There’s so much data around you may have missed some really interesting numbers.
Let me cover them off for you in 2 ways — first by looking at some research done by Harvard Business Review (HBR); second by looking at some ‘gut-feel research’ done by a man who’s been turning business on its head.
Both sets of numbers, though derived from quite different sources, lead to a very similar place.
The HBR Research
Now let’s begin this with a word of ‘qualification’ — the participants in the study were skewed — they were all either HBR readers or clients of Ernst and Young.
That said, the numbers speak volumes:
- 87% believe companies perform best over time if their purpose goes beyond profit.
- Purpose-driven organisations are believed to have better results across a variety of measures: 89% say they encourage greater employee satisfaction, 85% point to better customer advocacy and 81% suggest it results in higher quality products and services
- With so much emphasis going on around innovation and transformation it’s important to see that 84% believe their transformation efforts will be more successful if integrated with purpose.
- Here’s the one stat that leaves scope for a big improvement: purpose is being under-leveraged. Only 37% say their business model and operations are well-aligned with their purpose.
And many of us don’t need numbers like this to know: purpose …. and getting on it …… is crucial. We see it every day here in B1G1: Business for Good.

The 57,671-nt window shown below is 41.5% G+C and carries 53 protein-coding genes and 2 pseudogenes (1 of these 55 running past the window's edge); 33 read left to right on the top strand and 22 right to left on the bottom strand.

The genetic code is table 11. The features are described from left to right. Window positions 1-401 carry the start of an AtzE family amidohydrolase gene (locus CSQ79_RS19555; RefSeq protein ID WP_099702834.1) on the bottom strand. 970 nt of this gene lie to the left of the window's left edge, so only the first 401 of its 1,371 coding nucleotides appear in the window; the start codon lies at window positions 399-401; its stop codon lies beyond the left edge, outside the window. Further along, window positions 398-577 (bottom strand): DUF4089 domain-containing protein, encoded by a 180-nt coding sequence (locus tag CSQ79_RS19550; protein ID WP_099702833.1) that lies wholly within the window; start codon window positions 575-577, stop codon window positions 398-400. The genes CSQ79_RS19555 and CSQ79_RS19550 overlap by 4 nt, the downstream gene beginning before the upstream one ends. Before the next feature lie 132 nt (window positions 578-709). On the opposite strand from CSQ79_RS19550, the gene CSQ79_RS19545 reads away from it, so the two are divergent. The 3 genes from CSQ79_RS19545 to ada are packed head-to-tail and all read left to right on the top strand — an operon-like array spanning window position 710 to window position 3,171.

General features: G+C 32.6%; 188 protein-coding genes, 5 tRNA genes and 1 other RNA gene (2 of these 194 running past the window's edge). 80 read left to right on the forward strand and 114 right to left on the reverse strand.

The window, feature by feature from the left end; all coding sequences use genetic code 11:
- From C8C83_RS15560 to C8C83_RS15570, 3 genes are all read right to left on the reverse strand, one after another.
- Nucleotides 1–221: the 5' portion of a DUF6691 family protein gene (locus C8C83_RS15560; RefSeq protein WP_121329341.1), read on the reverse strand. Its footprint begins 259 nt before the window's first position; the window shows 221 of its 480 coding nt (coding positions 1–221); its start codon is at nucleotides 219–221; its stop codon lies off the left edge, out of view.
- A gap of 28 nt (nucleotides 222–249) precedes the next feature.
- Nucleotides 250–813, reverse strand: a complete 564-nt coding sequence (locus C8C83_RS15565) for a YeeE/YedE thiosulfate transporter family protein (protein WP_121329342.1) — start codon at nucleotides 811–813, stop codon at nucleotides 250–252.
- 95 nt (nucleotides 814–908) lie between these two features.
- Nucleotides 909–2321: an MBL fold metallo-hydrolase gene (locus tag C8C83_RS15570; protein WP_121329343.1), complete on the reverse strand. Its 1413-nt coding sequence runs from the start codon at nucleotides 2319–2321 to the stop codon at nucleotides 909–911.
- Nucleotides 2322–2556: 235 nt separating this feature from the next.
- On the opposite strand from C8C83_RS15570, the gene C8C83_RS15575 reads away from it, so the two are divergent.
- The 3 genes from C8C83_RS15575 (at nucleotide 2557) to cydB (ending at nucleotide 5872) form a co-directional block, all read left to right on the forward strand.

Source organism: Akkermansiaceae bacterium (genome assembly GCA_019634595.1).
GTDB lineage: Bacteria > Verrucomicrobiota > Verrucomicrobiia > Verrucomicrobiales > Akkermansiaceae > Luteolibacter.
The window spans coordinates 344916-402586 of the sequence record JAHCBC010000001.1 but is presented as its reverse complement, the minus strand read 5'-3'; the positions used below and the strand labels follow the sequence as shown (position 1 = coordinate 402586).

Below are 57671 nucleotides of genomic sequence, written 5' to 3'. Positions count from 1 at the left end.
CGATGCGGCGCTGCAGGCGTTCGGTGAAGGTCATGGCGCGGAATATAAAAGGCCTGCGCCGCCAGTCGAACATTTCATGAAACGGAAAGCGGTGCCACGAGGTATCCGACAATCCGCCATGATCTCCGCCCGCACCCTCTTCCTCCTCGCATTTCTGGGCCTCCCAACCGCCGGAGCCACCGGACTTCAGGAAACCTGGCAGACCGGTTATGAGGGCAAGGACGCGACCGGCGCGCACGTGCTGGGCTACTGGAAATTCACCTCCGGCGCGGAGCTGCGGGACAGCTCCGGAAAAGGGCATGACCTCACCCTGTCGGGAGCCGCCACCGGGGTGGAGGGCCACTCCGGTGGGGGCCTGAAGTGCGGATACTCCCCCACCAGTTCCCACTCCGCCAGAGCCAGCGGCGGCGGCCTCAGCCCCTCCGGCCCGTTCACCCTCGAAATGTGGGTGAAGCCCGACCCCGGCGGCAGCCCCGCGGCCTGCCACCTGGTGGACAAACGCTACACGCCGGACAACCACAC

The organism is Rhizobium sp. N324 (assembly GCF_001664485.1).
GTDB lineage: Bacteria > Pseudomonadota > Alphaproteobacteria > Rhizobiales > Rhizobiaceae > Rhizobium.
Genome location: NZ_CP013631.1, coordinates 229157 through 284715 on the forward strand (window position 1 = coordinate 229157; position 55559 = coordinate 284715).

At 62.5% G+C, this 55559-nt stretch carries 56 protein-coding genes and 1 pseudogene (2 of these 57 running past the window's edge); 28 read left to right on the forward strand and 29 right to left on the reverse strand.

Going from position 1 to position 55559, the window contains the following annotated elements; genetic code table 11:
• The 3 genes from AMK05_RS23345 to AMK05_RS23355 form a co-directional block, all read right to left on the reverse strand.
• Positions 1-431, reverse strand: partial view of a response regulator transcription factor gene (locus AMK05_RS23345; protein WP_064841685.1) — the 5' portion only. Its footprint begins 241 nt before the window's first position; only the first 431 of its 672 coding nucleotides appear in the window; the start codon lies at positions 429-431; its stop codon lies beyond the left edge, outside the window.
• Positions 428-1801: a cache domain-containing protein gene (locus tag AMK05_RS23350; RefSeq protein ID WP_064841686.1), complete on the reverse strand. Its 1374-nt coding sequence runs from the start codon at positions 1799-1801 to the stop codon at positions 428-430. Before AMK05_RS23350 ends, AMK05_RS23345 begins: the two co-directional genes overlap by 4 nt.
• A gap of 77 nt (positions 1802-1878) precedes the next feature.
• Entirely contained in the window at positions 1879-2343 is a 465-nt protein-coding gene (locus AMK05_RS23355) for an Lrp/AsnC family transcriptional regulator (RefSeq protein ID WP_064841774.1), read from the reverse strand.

So from those numbers, let’s go to another one. A seemingly innocuous one: 4.1
It’s a number used recently by Ricardo Semler. You may remember him (particularly if you’ve ‘been around’ for a while). In 1993 his book, Maverick, hit the shelves. It’s stunning. Get it if you haven’t yet.
You can get a taste for it by watching this recent (and absolutely brilliant) TED talk right here:
And although you’ll want to watch the whole thing, for me it gets its most magical at 12 minutes 58 seconds in.
Here’s the official transcript for you.
“I accumulated a lot of money when I think about it. When you think and you say, now is the time to give back — well, if you’re giving back, you took too much. (Laughter) (Applause)
I keep thinking of Warren Buffet waking up one day and finding out he has 30 billion dollars more than he thought he had. And he looks and he says, what am I going to do with this? And he says, I’ll give it to someone who really needs this. I’ll give it to Bill Gates. (Laughter)
And my guy, who’s my financial advisor in New York, he says, look, you’re a silly guy because you would have 4.1 times more money today if you had made money with money instead of sharing as you go. But I like sharing as you go better. (Applause)”
There’s that 4.1 number.
But like you perhaps, I like the last line better — ‘I like sharing as you go better.’
Seriously, what about you?